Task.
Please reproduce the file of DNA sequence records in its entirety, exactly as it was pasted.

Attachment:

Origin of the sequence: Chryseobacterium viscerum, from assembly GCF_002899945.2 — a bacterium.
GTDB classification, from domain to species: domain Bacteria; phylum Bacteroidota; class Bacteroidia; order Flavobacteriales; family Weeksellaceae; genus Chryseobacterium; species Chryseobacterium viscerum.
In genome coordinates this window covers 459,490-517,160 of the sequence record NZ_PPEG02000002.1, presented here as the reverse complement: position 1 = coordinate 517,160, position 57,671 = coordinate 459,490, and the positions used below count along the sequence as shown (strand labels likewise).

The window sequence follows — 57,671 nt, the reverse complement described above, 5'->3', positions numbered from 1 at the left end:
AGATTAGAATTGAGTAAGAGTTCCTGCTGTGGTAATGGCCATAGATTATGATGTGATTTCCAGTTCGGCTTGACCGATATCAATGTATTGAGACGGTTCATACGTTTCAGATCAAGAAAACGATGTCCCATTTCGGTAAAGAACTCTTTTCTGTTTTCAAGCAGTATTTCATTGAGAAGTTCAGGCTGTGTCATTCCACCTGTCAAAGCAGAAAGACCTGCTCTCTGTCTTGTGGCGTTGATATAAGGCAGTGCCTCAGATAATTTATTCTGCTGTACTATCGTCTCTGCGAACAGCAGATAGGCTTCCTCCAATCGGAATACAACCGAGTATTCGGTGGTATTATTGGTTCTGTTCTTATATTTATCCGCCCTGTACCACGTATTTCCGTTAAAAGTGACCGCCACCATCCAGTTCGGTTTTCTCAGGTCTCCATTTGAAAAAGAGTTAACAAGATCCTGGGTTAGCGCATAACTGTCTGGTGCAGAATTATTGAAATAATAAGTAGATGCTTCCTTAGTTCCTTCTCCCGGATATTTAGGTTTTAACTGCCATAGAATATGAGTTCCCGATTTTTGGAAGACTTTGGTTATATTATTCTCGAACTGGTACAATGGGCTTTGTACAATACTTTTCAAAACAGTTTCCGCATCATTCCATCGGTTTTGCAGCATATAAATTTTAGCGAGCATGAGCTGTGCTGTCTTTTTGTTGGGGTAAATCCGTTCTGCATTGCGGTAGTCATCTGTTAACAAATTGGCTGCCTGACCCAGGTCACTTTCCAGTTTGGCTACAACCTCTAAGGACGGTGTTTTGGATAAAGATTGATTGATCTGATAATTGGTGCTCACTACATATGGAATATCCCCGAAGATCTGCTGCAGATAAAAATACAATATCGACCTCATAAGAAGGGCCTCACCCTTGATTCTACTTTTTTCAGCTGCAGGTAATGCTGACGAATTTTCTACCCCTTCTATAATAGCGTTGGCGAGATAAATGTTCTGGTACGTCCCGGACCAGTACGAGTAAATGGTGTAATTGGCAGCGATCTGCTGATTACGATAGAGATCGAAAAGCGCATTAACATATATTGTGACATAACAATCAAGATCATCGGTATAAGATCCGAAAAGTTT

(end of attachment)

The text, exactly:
Origin of the sequence: Chryseobacterium viscerum, from assembly GCF_002899945.2 — a bacterium.
GTDB classification, from domain to species: domain Bacteria; phylum Bacteroidota; class Bacteroidia; order Flavobacteriales; family Weeksellaceae; genus Chryseobacterium; species Chryseobacterium viscerum.
In genome coordinates this window covers 459,490-517,160 of the sequence record NZ_PPEG02000002.1, presented here as the reverse complement: position 1 = coordinate 517,160, position 57,671 = coordinate 459,490, and the positions used below count along the sequence as shown (strand labels likewise).

The window sequence follows — 57,671 nt, the reverse complement described above, 5'->3', positions numbered from 1 at the left end:
AGATTAGAATTGAGTAAGAGTTCCTGCTGTGGTAATGGCCATAGATTATGATGTGATTTCCAGTTCGGCTTGACCGATATCAATGTATTGAGACGGTTCATACGTTTCAGATCAAGAAAACGATGTCCCATTTCGGTAAAGAACTCTTTTCTGTTTTCAAGCAGTATTTCATTGAGAAGTTCAGGCTGTGTCATTCCACCTGTCAAAGCAGAAAGACCTGCTCTCTGTCTTGTGGCGTTGATATAAGGCAGTGCCTCAGATAATTTATTCTGCTGTACTATCGTCTCTGCGAACAGCAGATAGGCTTCCTCCAATCGGAATACAACCGAGTATTCGGTGGTATTATTGGTTCTGTTCTTATATTTATCCGCCCTGTACCACGTATTTCCGTTAAAAGTGACCGCCACCATCCAGTTCGGTTTTCTCAGGTCTCCATTTGAAAAAGAGTTAACAAGATCCTGGGTTAGCGCATAACTGTCTGGTGCAGAATTATTGAAATAATAAGTAGATGCTTCCTTAGTTCCTTCTCCCGGATATTTAGGTTTTAACTGCCATAGAATATGAGTTCCCGATTTTTGGAAGACTTTGGTTATATTATTCTCGAACTGGTACAATGGGCTTTGTACAATACTTTTCAAAACAGTTTCCGCATCATTCCATCGGTTTTGCAGCATATAAATTTTAGCGAGCATGAGCTGTGCTGTCTTTTTGTTGGGGTAAATCCGTTCTGCATTGCGGTAGTCATCTGTTAACAAATTGGCTGCCTGACCCAGGTCACTTTCCAGTTTGGCTACAACCTCTAAGGACGGTGTTTTGGATAAAGATTGATTGATCTGATAATTGGTGCTCACTACATATGGAATATCCCCGAAGATCTGCTGCAGATAAAAATACAATATCGACCTCATAAGAAGGGCCTCACCCTTGATTCTACTTTTTTCAGCTGCAGGTAATGCTGACGAATTTTCTACCCCTTCTATAATAGCGTTGGCGAGATAAATGTTCTGGTACGTCCCGGACCAGTACGAGTAAATGGTGTAATTGGCAGCGATCTGCTGATTACGATAGAGATCGAAAAGCGCATTAACATATATTGTGACATAACAATCAAGATCATCGGTATAAGATCCGAAAAGTTT